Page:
Friday, July 15, 2016
peace and justice
There are some times when it is okay to go over the allotted time for a program. Not many, in my book, but every once in a while it’s okay to chuck convention out the window, realize that what is happening is more important than any watch or printed timetable can claim and... just let it go.
Last night I attended a meeting that, instead of running for its scheduled 2 hours, filled 4 hours of my time.
I was a guest at the Goodwin Memorial Baptist Church in the uptown section of Harrisburg, where Pastor James Jackson had invited me and 17 other civic and religious leaders to speak on the issues of racism and violence in out city and country. I’m not great with numbers, but the church was packed; there were probably close to 200 people in the pews gathered to listen, to pray and to offer their own ideas about how to preserve peace in our capitol city which has been described by some as a “powder keg.”
I hadn’t planned on speaking. I had planned on going and sitting in the pews. But The Rev. Jackson phoned and graciously offered to include me as one of the voices of leadership in our city.
The event was structured to have the people sitting on the dais to speak and pray first, and then to hear from those in the congregation. The hope was that together we would raise solutions to the problems of racism and violence that plague our nation and our small slice of the country’s urban pie.
It was an evening based on listening, prayer, mutual respect and a desire to move forward, constructively.
We stayed so long because so many people had something to say.
When it was evident that those in the audience (congregation) were as eager to speak as those on the dais, some of the scheduled speakers gave up their spots to allow the people to be heard.
My own words were few and heartfelt. I asked that we pray for the world that God has promised us in Isaiah and in Revelation- a world where the lion lies down with the lamb... and where weeping and crying and pain shall be no more. I spoke about our baptismal covenant and how we Episcopalians promise to respect the dignity of every human being and to work for justice and peace,seeking and serving Christ in all persons... My style, the Anglican style of prayer and presentation waned, I am afraid, in a room full of strong, big, powerful black preachers. They brought their bibles and their prayer towels to mop their brows. I had my moleskine notebook. The organist played underneath each of us as we prayed, the music swelling at precious points; the congregation , in their tradition, responded to the preachers in call and response, in the constant affirmative chatter that is the black preaching tradition. I loved it. Even though it was clear that I was the one who did not fit.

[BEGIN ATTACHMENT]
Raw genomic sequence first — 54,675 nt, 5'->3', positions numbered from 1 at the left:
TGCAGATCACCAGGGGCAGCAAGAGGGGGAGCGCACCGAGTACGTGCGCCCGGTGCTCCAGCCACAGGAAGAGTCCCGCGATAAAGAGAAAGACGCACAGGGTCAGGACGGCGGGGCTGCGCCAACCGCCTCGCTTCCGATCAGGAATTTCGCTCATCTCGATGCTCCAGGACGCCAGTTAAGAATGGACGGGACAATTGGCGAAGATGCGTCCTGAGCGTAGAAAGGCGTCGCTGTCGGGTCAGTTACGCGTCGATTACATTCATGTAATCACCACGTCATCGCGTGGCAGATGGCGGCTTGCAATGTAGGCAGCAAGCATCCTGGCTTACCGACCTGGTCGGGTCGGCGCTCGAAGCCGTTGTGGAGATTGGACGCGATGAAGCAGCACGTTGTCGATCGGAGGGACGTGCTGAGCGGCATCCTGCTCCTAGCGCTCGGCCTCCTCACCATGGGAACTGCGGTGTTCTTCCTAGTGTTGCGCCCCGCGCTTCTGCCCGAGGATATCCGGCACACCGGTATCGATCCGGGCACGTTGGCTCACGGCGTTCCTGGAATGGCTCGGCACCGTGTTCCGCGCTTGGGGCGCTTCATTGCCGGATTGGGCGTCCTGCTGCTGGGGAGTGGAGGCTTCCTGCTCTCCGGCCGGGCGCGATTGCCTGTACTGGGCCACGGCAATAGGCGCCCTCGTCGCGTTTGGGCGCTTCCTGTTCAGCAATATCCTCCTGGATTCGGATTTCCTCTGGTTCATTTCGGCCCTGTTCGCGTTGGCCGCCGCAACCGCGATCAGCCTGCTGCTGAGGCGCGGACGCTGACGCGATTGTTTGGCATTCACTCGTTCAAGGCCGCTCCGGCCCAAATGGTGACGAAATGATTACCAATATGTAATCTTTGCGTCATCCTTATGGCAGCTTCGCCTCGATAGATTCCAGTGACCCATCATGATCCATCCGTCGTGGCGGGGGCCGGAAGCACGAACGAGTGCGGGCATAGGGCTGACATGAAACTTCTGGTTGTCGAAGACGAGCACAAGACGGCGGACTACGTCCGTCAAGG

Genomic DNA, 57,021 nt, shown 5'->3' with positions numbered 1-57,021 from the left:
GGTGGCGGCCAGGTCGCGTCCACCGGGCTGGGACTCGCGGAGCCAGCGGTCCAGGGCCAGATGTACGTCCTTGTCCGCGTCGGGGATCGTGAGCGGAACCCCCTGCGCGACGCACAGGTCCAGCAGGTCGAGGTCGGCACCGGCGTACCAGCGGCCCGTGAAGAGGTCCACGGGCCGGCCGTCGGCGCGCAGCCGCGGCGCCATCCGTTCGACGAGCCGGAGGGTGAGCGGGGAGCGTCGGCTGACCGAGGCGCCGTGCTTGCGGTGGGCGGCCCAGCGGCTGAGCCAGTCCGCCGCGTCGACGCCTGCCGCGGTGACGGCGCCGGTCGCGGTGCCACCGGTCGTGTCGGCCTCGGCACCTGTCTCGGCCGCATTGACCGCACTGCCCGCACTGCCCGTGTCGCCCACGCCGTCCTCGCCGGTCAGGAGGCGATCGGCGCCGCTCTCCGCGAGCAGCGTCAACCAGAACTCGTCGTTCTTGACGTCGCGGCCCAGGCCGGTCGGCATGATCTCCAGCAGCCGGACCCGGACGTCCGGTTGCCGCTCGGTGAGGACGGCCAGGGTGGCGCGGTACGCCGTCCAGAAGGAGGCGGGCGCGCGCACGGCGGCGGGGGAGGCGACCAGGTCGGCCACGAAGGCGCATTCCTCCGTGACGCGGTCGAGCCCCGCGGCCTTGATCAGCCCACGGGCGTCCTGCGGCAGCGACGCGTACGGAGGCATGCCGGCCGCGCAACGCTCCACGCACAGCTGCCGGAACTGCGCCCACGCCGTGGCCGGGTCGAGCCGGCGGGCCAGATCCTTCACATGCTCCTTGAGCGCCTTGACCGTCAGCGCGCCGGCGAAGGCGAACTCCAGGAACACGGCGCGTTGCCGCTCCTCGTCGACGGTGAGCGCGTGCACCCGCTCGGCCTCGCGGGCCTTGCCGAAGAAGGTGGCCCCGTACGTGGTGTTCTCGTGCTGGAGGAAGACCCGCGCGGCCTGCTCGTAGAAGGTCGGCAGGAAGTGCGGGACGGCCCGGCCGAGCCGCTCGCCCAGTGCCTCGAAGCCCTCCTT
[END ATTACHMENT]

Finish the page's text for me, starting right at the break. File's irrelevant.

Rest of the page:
I was heartened to see so many Episcopalians there. Members of our city churches who live and work in the city and are passionate about issues of peace and justice. Clergy and lay, they were there and I am grateful.
The mayor was there. Representative Patty Kim was there. An editor of the Patriot News was there.
The former mayor was there. The police chief was there. There were state police and members of the Mayor’s Interfaith Council though, sadly, the only voices that we heard from the dais were Christian. (the Baha’i representative yielded his space, graciously, to someone from the floor who wanted to speak). I met a rabbi from the audience and there was one man who identified himself as Buddhist though he was there in the congregation wanting to speak on behalf of the ACLU.
Solutions? Our host, the Rev. Jackson, counted more than 80 solutions offered up by those in the audience. I took copious notes from the 20 different speakers on the floor. Here is a sampling of their ideas:
Pick up a kid. Mentor them.
Drop the Police Officers stationed in public schools. This is a civil rights issue. More black kids are arrested for nuisance crimes and they are profiled by the police.
Teach our children to be critical thinkers.
Focus on the parents and educating them about how to care for their children.
Collect data on police stops and race issues. Don’t make up the facts.
Gather as a integrated group when there is NOT a crisis. Build relationships.
Listen to each other. Spend time together.
Work for sensible gun reform.
Grab someone in your neighborhood and bring them to church.
Train the police force not to pull the gun so fast.
Teach the black youth about their rights and educate them about their history
Take it to the streets.
Lift up and celebrate successful black professionals
Give police the emotional support that they need
Get retired and inactive police officers to serve as a bridge between active police and the people
Demand gun reform.
Teach our children about the privilege of voting
Get all of the groups to come together. Combine efforts.
At 11:00 PM, Rev. Jackson’s son took the mic. He is ... maybe... 10 or 11 years old? He offered these words: “ Love one another. Be more Kind and Loving.”
On that note, we joined in silent prayer, said a great Amen and went home.
We did something.
It was civil, respectful and with very good intentions.